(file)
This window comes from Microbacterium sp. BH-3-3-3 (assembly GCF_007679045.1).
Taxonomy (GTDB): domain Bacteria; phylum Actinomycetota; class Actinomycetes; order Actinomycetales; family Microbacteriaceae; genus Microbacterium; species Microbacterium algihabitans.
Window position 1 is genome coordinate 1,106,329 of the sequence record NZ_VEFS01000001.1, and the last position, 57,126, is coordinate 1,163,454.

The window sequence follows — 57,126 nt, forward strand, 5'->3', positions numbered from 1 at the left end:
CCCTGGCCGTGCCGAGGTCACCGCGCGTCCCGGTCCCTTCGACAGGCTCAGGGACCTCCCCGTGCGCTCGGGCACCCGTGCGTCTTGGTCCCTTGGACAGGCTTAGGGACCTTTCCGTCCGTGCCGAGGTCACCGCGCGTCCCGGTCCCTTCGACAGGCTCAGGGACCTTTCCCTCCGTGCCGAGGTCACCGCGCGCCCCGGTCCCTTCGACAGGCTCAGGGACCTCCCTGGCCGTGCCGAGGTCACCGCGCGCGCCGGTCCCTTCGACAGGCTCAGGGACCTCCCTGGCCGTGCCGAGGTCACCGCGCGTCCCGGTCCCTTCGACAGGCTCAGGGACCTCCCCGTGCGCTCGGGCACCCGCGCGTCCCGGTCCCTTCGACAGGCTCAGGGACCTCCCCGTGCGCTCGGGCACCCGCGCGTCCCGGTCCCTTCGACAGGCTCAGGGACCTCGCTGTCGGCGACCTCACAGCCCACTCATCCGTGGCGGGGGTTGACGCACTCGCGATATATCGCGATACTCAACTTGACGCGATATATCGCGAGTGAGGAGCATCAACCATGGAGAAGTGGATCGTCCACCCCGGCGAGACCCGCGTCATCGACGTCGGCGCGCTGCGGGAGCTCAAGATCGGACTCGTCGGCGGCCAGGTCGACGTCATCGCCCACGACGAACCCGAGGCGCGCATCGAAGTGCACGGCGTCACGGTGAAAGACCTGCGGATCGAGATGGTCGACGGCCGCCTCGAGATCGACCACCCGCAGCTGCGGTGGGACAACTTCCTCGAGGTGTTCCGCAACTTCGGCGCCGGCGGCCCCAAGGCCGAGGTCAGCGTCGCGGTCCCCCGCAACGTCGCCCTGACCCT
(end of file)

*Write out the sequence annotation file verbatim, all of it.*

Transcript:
This window comes from Microbacterium sp. BH-3-3-3 (assembly GCF_007679045.1).
Taxonomy (GTDB): domain Bacteria; phylum Actinomycetota; class Actinomycetes; order Actinomycetales; family Microbacteriaceae; genus Microbacterium; species Microbacterium algihabitans.
Window position 1 is genome coordinate 1,106,329 of the sequence record NZ_VEFS01000001.1, and the last position, 57,126, is coordinate 1,163,454.

The window sequence follows — 57,126 nt, forward strand, 5'->3', positions numbered from 1 at the left end:
CCCTGGCCGTGCCGAGGTCACCGCGCGTCCCGGTCCCTTCGACAGGCTCAGGGACCTCCCCGTGCGCTCGGGCACCCGTGCGTCTTGGTCCCTTGGACAGGCTTAGGGACCTTTCCGTCCGTGCCGAGGTCACCGCGCGTCCCGGTCCCTTCGACAGGCTCAGGGACCTTTCCCTCCGTGCCGAGGTCACCGCGCGCCCCGGTCCCTTCGACAGGCTCAGGGACCTCCCTGGCCGTGCCGAGGTCACCGCGCGCGCCGGTCCCTTCGACAGGCTCAGGGACCTCCCTGGCCGTGCCGAGGTCACCGCGCGTCCCGGTCCCTTCGACAGGCTCAGGGACCTCCCCGTGCGCTCGGGCACCCGCGCGTCCCGGTCCCTTCGACAGGCTCAGGGACCTCCCCGTGCGCTCGGGCACCCGCGCGTCCCGGTCCCTTCGACAGGCTCAGGGACCTCGCTGTCGGCGACCTCACAGCCCACTCATCCGTGGCGGGGGTTGACGCACTCGCGATATATCGCGATACTCAACTTGACGCGATATATCGCGAGTGAGGAGCATCAACCATGGAGAAGTGGATCGTCCACCCCGGCGAGACCCGCGTCATCGACGTCGGCGCGCTGCGGGAGCTCAAGATCGGACTCGTCGGCGGCCAGGTCGACGTCATCGCCCACGACGAACCCGAGGCGCGCATCGAAGTGCACGGCGTCACGGTGAAAGACCTGCGGATCGAGATGGTCGACGGCCGCCTCGAGATCGACCACCCGCAGCTGCGGTGGGACAACTTCCTCGAGGTGTTCCGCAACTTCGGCGCCGGCGGCCCCAAGGCCGAGGTCAGCGTCGCGGTCCCCCGCAACGTCGCCCTGACCCT